Indian Police Kill at Least 15 Maoist Terrorists in Jungle Shootout

TO GO WITH India-Maoist-unrest-military,FEATURE by Pratap Chakravarty Indian police commandos take part in an exercise at Combat Operating Base (COB) Arjun in Kanker District some 150 kms from Raipur on April 22, 2010. A huge explosion and men locked in combat on a sun-baked hillside are signs of the Indian …
MANAN VATSYAYANA/AFP via Getty Images

Police in the central Indian district of Gadchiroli killed at least 15 members of a Maoist terror group on Friday in “a fierce gun battle,” the Hindustan Times reported.

“At least 15 members of the CPI [Communist Party of India] (Maoist) were killed in the encounter in the jungle,” Sandip Patil, Gadchiroli Deputy Inspector General of Police, Sandip Patil, told reporters at a press conference on May 21.

“We kicked off the operation early morning after learning about Maoist presence in the forest [sic]. So far, 13 bodies have been recovered from the site. Searches are still on,” Patil said.

The encounter took place “in a forest area between Potegaon and Rajoli in south Gadchiroli district of Maharashtra [state] on Friday morning,” according to the Hindustan Times.

India’s Maoists, also known as Naxalites, have waged a violent insurgency against Indian state security forces since at least 2004. The terrorists trace their roots to Indian communist politics in the late 1960s. They claim to invoke and perpetrate violence against the Indian state as a means of championing the cause of India’s poor.

At least seven of the 15 militants killed by Gadchiroli police during Friday’s anti-Naxalite operation in Maharashtra were women, according to the Indian Express.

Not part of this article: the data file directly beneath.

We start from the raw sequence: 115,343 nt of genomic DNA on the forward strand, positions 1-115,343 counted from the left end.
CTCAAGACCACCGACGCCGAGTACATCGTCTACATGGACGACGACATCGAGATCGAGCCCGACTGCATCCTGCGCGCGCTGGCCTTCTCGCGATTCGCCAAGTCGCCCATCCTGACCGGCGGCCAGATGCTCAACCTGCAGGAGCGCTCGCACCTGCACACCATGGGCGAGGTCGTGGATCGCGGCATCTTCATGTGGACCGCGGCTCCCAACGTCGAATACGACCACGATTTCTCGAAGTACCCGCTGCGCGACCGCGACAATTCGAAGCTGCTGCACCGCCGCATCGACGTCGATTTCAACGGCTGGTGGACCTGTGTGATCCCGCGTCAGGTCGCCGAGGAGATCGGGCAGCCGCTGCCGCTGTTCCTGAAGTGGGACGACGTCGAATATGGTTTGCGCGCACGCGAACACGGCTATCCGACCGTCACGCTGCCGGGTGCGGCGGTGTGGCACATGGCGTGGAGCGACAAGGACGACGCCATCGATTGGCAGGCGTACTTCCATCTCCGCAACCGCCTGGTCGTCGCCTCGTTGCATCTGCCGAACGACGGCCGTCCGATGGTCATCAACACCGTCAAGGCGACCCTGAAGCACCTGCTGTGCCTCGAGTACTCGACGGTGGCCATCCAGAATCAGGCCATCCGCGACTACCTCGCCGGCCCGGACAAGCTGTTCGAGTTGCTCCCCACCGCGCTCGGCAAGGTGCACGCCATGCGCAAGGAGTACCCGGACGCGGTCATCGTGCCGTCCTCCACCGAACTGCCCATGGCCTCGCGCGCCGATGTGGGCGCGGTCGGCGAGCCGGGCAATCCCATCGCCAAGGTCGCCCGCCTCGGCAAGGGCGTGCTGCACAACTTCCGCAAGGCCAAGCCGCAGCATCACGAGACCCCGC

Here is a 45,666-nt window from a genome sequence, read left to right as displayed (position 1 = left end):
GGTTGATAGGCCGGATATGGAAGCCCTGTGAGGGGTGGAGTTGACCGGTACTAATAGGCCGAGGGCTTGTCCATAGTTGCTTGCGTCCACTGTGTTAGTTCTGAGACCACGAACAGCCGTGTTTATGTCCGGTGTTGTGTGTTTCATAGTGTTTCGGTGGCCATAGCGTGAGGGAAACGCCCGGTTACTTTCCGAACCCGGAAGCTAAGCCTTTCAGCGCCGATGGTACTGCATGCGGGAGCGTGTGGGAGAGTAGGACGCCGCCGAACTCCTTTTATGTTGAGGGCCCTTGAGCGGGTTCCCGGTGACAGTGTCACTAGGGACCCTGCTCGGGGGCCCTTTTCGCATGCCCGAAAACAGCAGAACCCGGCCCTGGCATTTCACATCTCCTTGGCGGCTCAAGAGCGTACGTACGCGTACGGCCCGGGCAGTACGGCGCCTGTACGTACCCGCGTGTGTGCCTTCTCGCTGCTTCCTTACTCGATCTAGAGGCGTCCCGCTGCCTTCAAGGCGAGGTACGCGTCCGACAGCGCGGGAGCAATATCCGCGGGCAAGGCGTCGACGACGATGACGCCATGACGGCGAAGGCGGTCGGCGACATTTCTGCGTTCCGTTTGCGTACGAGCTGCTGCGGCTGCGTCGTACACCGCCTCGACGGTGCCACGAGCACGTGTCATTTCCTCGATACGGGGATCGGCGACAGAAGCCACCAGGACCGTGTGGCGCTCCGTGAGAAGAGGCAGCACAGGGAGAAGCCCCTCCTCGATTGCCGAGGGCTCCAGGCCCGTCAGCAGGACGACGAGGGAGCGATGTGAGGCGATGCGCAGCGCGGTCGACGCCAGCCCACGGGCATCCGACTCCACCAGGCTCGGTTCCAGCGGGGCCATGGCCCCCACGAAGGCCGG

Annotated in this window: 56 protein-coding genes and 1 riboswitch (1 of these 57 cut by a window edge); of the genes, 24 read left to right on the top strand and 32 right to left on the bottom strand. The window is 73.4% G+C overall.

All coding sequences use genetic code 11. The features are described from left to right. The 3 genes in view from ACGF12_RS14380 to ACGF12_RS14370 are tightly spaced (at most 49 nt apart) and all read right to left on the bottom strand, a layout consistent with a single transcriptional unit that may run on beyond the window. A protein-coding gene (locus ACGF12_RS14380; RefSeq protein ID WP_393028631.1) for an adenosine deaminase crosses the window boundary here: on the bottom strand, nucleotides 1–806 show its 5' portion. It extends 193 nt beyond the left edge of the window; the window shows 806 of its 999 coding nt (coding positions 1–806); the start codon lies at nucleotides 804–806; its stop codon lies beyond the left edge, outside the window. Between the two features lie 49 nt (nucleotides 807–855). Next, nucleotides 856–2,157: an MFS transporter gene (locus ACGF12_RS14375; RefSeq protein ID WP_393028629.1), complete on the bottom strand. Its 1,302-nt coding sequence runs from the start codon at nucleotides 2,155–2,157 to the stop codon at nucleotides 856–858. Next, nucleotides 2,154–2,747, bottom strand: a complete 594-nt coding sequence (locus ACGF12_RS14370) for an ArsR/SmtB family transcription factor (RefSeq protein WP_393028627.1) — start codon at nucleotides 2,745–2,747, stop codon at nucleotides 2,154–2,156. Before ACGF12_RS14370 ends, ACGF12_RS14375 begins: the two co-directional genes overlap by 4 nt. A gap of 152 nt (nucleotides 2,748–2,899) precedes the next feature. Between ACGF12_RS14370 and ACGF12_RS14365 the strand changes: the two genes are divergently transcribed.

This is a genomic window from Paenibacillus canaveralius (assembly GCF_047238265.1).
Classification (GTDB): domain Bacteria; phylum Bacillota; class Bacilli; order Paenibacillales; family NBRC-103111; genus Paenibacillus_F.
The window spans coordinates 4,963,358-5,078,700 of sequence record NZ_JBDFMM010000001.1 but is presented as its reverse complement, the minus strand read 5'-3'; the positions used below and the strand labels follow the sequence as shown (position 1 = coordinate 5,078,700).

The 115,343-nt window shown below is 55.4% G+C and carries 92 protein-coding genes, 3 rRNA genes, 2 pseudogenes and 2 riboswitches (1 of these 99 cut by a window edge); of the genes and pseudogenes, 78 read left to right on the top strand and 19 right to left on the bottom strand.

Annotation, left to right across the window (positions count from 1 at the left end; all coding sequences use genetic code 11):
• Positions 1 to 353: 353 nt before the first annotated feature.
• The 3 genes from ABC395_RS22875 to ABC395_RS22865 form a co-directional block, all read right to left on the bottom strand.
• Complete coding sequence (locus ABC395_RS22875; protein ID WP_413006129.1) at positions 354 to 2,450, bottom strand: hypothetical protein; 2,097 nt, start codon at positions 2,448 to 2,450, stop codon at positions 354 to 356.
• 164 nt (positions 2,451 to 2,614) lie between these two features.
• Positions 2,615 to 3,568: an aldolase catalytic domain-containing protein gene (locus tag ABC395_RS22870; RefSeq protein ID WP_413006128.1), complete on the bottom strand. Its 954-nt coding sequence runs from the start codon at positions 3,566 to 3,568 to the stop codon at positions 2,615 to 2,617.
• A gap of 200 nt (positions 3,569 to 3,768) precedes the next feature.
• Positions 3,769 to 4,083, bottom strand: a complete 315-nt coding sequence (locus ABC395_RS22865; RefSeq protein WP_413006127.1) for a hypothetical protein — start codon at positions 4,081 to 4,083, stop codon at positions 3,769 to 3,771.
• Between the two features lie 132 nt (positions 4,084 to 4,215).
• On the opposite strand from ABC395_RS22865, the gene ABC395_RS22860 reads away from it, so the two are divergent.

“The encounter ensued when the elite C60 commando parties were combing and searching the forest, 15 km north of Kotmi. It started around 6:30 am when the Naxals, who were probably on the move in a group of about 60 to 70, started firing from the hilltop. Four C60 commando parties, comprising over 100 men, retaliated, killing 13 Naxals,” Gadchiroli Additional Superintendent of Police Manish Kalwania told reporters on May 21.

The military operation lasted for roughly 90 minutes and was the “second biggest success” Gadchiroli’s C60 commando units have recorded since they killed 41 Maoists in Gadchiroli district along a border between Boria and Kasnasur villages in April 2018, Kalwania said.

Gadchiroli’s C60 commando units “are the only district-level force in the country formed out of [an] indigenous tribal population,” the Times of India reported in 2018.

“They are well-acquainted with the local terrain and also speak local language[s]. This gives them an upper hand over the Maoist formations of Gadchiroli” which are also comprised of local tribes, according to the newspaper.

Hundreds of Naxalites ambushed and killed 23 Indian security personnel and injured at least 33 more in Chattisgarh in early April. Chattisgarh is an Indian state bordering Maharashtra and located roughly 175 miles northeast of Gadchiroli.

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